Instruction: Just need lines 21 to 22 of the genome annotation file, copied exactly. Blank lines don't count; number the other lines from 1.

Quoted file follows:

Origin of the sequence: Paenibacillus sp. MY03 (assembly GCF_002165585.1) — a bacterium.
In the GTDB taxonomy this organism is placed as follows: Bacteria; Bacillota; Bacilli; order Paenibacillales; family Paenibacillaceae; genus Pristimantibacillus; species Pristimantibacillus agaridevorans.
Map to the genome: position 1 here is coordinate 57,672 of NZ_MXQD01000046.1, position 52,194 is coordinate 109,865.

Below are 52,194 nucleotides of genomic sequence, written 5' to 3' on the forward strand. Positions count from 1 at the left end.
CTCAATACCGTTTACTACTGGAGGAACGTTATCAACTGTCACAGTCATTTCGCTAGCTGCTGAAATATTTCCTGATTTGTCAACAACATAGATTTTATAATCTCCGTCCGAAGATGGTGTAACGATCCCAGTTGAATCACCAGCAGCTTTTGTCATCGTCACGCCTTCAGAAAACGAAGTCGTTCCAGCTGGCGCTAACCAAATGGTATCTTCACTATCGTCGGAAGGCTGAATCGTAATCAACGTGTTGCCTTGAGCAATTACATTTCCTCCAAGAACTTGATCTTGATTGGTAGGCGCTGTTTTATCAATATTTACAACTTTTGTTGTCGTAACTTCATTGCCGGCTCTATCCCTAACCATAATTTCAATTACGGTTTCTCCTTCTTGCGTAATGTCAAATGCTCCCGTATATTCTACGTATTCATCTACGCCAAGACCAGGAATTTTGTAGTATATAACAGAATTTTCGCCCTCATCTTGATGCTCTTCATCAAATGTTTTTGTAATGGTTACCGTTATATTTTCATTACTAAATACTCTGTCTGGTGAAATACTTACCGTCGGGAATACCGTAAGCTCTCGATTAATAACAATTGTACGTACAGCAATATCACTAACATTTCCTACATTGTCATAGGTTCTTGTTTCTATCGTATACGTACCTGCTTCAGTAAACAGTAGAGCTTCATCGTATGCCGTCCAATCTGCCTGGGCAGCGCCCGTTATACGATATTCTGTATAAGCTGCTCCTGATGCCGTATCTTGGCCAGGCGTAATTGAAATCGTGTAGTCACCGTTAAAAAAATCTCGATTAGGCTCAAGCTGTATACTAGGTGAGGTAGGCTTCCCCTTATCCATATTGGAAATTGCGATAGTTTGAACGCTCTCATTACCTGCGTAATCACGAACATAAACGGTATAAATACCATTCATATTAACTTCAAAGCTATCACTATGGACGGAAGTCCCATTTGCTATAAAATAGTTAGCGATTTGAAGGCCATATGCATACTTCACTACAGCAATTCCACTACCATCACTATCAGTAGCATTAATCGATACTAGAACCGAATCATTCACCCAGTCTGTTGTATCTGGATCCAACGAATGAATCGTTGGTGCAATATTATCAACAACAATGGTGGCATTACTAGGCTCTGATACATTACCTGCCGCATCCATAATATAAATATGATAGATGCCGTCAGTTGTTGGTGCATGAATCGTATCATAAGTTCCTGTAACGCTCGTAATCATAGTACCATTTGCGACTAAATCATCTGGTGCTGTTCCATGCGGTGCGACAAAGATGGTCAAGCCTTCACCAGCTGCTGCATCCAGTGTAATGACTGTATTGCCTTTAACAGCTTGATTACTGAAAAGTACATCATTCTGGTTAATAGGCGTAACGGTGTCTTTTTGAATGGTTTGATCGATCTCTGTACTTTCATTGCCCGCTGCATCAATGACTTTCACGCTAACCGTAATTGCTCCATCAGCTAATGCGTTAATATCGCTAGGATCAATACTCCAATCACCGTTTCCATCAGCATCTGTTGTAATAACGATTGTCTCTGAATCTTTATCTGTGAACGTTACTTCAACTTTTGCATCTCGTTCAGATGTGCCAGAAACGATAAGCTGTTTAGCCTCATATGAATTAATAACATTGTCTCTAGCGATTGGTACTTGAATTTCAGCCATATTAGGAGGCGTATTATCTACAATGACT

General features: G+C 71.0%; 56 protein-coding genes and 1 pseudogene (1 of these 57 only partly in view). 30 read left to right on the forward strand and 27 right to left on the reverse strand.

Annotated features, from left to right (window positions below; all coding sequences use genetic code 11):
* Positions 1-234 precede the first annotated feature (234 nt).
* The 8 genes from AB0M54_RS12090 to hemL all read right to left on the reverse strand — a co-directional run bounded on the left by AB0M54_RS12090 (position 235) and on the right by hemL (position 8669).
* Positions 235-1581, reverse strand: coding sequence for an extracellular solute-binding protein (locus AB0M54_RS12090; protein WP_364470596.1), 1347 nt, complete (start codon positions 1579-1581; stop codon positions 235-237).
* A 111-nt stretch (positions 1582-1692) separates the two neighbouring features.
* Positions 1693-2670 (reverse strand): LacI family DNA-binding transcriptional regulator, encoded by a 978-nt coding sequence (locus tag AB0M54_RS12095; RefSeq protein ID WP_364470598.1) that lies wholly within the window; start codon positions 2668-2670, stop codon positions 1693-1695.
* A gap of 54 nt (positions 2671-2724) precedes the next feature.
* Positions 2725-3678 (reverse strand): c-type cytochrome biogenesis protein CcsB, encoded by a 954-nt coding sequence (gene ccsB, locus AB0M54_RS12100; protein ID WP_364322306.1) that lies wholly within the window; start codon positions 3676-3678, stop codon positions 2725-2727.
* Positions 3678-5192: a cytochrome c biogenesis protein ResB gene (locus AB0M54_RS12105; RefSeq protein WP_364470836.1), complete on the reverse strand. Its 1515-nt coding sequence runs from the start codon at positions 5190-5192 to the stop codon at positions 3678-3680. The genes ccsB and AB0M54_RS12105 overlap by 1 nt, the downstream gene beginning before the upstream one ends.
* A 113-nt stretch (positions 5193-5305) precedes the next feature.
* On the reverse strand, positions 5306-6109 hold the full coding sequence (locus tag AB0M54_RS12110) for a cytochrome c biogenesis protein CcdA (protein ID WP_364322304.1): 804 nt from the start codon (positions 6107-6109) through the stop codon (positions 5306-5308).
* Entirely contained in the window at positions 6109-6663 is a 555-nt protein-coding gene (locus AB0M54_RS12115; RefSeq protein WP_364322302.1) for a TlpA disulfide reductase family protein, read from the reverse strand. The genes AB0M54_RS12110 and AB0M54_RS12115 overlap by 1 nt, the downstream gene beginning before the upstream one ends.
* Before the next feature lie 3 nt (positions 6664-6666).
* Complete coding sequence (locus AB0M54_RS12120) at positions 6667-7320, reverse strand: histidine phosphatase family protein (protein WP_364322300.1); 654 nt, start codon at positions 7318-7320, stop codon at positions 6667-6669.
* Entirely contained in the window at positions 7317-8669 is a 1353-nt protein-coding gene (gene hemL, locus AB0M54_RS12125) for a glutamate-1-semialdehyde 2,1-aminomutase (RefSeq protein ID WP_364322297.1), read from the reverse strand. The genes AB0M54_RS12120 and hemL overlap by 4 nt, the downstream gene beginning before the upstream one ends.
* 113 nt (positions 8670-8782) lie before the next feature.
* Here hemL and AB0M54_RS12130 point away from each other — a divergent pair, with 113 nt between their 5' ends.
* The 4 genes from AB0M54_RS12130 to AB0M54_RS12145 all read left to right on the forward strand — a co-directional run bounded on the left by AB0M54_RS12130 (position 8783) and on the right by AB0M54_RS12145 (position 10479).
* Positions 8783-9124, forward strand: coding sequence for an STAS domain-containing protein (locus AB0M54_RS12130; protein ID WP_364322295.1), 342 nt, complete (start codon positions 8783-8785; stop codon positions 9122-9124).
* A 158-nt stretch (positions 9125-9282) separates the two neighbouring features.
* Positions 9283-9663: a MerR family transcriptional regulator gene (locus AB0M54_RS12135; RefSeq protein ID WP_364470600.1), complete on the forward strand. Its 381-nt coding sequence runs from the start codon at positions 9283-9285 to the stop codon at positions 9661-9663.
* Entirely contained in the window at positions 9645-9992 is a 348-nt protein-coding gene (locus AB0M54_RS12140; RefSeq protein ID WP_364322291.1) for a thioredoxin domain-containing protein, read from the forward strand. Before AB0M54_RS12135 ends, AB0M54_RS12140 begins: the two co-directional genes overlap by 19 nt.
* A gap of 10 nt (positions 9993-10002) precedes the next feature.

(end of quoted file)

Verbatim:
* Entirely contained in the window at positions 7317-8669 is a 1353-nt protein-coding gene (gene hemL, locus AB0M54_RS12125) for a glutamate-1-semialdehyde 2,1-aminomutase (RefSeq protein ID WP_364322297.1), read from the reverse strand. The genes AB0M54_RS12120 and hemL overlap by 4 nt, the downstream gene beginning before the upstream one ends.
* 113 nt (positions 8670-8782) lie before the next feature.